Ã¢â‚¬Â¢ The introduction starts on a new page (the third page of your paper), and the title of your paper should appear at the top of the first page of the introduction.
Ã¢â‚¬Â¢ Introduce the topic with a description of the problem or issue being investigated.
Ã¢â‚¬Â¢ Develop the background by summarizing relevant prior research.
Ã¢â‚¬Â¢ It is normally a good idea to dedicate a paragraph to each of the relevant articles you have read.
Ã¢â‚¬Â¢ You should include pertinent information about the previous studies (this may include hypotheses, methodology, findings and conclusions).
Regarding In-Text Citations:
Ã¢â‚¬Â¢ Refer to articles by their authors and the date of the study, not the title of the study. For example:
Smith and Jones (1978) discovered thatÃ¢â‚¬Â¦
Several studies have found that anxiety negatively affects test performance (Brown,
2000; Smith & Jones, 1978).
Ã¢â‚¬Â¢ Note that references are listed in alphabetical order and are linked by a semicolon.
Ã¢â‚¬Â¢ When the authors are referred to in a sentence, Ã¢â‚¬Å“andÃ¢â‚¬Â is used, but when the authors names appear in parentheses at the end of a sentence Ã¢â‚¬Å“&Ã¢â‚¬Â is used.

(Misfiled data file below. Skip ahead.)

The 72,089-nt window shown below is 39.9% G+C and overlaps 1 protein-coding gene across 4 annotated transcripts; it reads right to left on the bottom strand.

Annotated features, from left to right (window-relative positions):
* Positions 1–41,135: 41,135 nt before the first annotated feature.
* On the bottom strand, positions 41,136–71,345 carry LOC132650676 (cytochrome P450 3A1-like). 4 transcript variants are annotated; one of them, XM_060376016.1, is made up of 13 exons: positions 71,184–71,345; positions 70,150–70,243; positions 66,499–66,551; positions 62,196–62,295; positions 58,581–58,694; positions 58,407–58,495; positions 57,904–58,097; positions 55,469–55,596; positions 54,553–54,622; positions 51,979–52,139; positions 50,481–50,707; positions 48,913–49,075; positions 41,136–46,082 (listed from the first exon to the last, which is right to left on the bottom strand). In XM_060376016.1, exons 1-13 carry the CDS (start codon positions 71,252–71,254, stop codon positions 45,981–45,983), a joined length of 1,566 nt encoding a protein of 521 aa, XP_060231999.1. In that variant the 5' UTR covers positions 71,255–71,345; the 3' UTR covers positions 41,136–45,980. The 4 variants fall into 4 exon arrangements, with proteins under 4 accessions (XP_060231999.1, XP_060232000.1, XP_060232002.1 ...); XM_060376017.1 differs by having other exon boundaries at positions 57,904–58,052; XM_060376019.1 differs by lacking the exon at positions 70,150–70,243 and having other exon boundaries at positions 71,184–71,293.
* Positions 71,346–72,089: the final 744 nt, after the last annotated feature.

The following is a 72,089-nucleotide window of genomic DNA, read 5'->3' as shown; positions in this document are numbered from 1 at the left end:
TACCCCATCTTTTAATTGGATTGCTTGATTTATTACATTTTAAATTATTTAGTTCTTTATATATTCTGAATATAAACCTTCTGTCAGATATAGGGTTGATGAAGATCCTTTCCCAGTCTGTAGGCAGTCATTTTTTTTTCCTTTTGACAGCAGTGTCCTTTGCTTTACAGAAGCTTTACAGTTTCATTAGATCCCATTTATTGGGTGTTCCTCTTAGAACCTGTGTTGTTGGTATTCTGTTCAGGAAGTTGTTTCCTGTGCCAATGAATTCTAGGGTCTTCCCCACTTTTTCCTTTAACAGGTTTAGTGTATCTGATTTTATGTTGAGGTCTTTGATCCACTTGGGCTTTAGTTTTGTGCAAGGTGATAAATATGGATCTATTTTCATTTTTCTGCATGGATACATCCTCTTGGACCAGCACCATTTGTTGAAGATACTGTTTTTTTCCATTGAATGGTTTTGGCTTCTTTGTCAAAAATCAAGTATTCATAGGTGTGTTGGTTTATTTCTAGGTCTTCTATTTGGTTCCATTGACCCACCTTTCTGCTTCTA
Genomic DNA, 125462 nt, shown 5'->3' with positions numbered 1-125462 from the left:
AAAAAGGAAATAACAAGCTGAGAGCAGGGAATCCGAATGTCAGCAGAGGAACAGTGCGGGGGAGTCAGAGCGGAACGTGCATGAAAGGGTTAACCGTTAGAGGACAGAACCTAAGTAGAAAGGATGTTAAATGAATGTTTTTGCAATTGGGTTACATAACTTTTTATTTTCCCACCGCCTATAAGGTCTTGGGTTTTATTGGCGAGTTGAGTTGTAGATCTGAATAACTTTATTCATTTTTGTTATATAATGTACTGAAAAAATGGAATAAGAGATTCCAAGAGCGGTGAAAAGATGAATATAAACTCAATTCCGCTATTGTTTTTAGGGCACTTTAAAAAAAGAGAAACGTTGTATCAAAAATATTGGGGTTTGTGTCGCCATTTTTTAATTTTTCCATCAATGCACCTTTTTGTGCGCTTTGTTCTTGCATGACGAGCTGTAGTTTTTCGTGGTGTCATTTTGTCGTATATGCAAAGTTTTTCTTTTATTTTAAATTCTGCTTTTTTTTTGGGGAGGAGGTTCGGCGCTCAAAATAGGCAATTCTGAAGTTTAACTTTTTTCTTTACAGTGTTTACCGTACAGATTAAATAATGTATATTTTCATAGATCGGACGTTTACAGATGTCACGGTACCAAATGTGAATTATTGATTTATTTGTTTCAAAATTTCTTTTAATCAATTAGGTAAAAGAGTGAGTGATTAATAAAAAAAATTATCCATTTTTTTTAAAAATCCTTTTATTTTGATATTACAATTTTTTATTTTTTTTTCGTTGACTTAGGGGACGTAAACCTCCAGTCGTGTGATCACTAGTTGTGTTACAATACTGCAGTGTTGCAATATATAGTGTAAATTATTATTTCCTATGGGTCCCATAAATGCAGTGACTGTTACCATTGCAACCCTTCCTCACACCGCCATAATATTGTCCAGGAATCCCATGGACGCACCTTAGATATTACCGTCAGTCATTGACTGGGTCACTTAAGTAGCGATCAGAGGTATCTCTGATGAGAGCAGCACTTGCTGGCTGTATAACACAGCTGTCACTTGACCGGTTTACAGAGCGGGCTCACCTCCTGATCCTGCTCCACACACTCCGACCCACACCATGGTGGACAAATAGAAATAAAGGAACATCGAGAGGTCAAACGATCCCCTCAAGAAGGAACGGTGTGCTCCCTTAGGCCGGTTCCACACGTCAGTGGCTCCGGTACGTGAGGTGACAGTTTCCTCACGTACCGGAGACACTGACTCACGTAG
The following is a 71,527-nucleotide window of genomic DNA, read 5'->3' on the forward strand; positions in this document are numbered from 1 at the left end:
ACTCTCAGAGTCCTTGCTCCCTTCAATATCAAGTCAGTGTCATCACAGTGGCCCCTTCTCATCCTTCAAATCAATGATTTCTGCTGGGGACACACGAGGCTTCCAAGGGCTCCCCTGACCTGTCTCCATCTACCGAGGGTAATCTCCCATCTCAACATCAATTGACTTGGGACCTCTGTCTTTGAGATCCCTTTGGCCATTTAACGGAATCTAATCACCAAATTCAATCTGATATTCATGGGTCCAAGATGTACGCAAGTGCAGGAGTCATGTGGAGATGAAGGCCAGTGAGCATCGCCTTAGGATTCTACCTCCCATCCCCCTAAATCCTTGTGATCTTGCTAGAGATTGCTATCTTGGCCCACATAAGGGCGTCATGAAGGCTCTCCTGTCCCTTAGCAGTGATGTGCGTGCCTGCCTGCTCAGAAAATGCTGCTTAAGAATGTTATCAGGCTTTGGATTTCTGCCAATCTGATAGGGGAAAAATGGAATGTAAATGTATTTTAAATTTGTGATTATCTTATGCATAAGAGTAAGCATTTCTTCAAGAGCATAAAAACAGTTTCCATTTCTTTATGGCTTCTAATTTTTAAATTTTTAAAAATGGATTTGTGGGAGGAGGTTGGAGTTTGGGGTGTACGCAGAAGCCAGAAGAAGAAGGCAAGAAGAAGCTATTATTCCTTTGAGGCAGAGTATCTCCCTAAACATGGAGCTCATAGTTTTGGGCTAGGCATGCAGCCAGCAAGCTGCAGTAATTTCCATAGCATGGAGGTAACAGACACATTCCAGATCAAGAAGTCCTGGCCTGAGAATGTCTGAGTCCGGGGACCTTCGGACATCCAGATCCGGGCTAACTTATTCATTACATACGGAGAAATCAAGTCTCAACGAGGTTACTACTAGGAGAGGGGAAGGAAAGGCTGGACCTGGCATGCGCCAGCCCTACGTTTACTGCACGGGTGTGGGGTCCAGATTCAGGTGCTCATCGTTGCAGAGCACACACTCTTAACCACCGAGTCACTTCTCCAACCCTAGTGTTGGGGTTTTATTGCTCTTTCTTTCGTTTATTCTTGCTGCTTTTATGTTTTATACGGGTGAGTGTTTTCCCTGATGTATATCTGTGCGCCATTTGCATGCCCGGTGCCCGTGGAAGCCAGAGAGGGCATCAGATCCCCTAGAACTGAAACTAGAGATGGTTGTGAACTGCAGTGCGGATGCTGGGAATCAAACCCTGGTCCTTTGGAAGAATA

Ã¢â‚¬Â¢ If an article has more than three authors, after the first time you reference their names in the text (e.g. Smith, Jones & Brown, 2003), you may refer to the research as Smith et al.,
Ã¢â‚¬Â¢ If you refer to a study more than once in a paragraph, you can omit the date. However, if you refer to the study in a different paragraph, you must include the date again.
Ã¢â‚¬Â¢ If you use a direct quotation, you must include the page number(s).
Ã¢â‚¬Â¢ Provide a rationale for why you conducted this study.
Ã¢â‚¬Â¢ Give a brief overview of your study and present hypotheses about the expected results of the study.
Ã¢â‚¬Â¢ Explain the rationale for your hypotheses, relating them back to the previous research.
Ã¢â‚¬Â¢ See APA Manual pp. 15-17 for further information.
MAKE SURE THEY ARE ALL JOURNAL ARTICLES!